Thanks, peoples!

My page visits seem to have jumped quite a lot in the past day or so, which is very nice to see.  Hi!
I'm reasonably certain a lot of that is thanks to Samurai Knitter who also blogs about knitting and science (her favorite flavor is botany) and history and other fun stuff in a lovely, snarky manner.  Also, she has a cat named Sekhmet and a daughter likely to become a mad scientist in the near future, so really, staying on her good side before they (the cat and daughter) take over the world is probably a good idea.

One of my Egyptological buddies (in fact we started grad school together lo these many years ago) gave me the transliteration for "Suck it, old man" -  snqy s i iAw.  Glad to see all those years of hard work paid off.  I genuinely appreciate him saving me the effort of trying to figure it out myself.  I firmly maintain that the weird MRI spots on my brain are located directly over the Egyptian language storage centers.  :P

I'm contemplating trying to do some treatments of Egyptian history in the same way as the Tut stuff on a semi-regular basis.  I had a lot of fun writing these past posts without having to worry about appropriate tone and footnotes and crap.  So, we'll see where that goes.  Requests are welcome.  As it is, I may well just start up with the Predynastic and work forward.


Anonymous said...

I found you through Samurai Knitter, and really enjoyed reading your synopsis - I laughed out loud at your comment on Zawi & Ms. Fletcher. I studied Egyptian Art History at NYU way back in the late 80's and early 90's, before my advisor Bernard v. Bothmer died and I realized how fiscally irresponsible the degree/career was going to be. After reading your entries, I may have to add a few new sites to my reading list and start keeping up with what's going on in the field.

Barbara said...

I found you through Samurai Knitter too. I totally agree that Sekhmet and The Goob will be in charge of all the universe very soon.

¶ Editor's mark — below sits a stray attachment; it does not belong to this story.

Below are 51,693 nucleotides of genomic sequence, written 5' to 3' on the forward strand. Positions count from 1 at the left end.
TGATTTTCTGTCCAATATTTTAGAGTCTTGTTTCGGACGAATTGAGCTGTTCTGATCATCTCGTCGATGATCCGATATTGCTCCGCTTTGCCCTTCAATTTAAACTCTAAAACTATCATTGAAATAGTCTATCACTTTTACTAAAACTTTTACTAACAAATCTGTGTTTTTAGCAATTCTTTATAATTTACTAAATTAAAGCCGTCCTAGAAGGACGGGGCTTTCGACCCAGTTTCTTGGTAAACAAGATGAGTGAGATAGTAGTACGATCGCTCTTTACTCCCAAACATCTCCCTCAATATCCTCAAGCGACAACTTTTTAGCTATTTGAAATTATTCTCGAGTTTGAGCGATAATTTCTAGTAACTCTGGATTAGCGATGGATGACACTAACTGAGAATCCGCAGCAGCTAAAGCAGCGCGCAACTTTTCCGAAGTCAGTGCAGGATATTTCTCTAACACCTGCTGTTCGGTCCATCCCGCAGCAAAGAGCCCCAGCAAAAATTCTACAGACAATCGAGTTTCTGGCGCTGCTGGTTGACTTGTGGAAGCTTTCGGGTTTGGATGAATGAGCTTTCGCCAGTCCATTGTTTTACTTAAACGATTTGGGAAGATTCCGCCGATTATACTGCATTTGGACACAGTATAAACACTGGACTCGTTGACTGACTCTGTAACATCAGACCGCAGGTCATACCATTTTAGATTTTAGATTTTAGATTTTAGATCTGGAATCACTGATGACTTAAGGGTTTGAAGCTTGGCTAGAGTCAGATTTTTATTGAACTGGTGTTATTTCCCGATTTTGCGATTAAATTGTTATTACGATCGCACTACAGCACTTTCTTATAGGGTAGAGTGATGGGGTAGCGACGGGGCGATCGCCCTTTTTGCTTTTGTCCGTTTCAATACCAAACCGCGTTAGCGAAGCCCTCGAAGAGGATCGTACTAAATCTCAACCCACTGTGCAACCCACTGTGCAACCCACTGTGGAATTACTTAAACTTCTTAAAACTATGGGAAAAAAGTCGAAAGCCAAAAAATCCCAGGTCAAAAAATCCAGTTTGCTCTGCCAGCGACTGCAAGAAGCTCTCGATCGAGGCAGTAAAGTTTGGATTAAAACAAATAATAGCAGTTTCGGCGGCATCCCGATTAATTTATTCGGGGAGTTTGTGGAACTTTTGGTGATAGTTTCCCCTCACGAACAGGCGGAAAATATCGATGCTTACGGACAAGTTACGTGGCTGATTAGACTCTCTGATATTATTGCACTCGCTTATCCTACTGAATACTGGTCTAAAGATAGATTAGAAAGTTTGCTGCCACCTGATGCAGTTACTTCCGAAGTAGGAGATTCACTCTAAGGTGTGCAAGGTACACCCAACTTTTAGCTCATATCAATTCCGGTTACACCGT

Yes, please, I would love a series of posts on Egyptian history since the sum of my knowledge consists of what I glean from Amelia Peabody novels. Not bad considering they're written by an Egyptologist so I figure they have a lot of fact in the fiction, but still, I could read about those mischievous Egyptians a lot more.

Julie said...

Start with pre-dynastic. I'm very curious about what we've got archeologically of the 'lead in' to the civilization. What do we have of them learning to write, their math, etc? I can never find good info on that stuff.

Ann said...

I'm Barbara's daughter, and I second everything she said! I'll add that scholarly tone and footnotes and crap would make these way less interesting for us dilettante-types.

Shoveling Ferret said...

I'll start up with the Predynastic then, hopefully this week.
Barbara, I *love* the Amelia Peabody series. I've been saving the last few books for the next time I need an extra special treat. I especially love that Elizabeth Peters = Barbara Mertz. And I've learned stuff from those books too, especially the good gossipy stuff about Egyptologists.
Her books (as Mertz) on Egyptian history are wonderful. Temples, Tombs, and Hieroglyphs is why I wanted to come to the University of Chicago.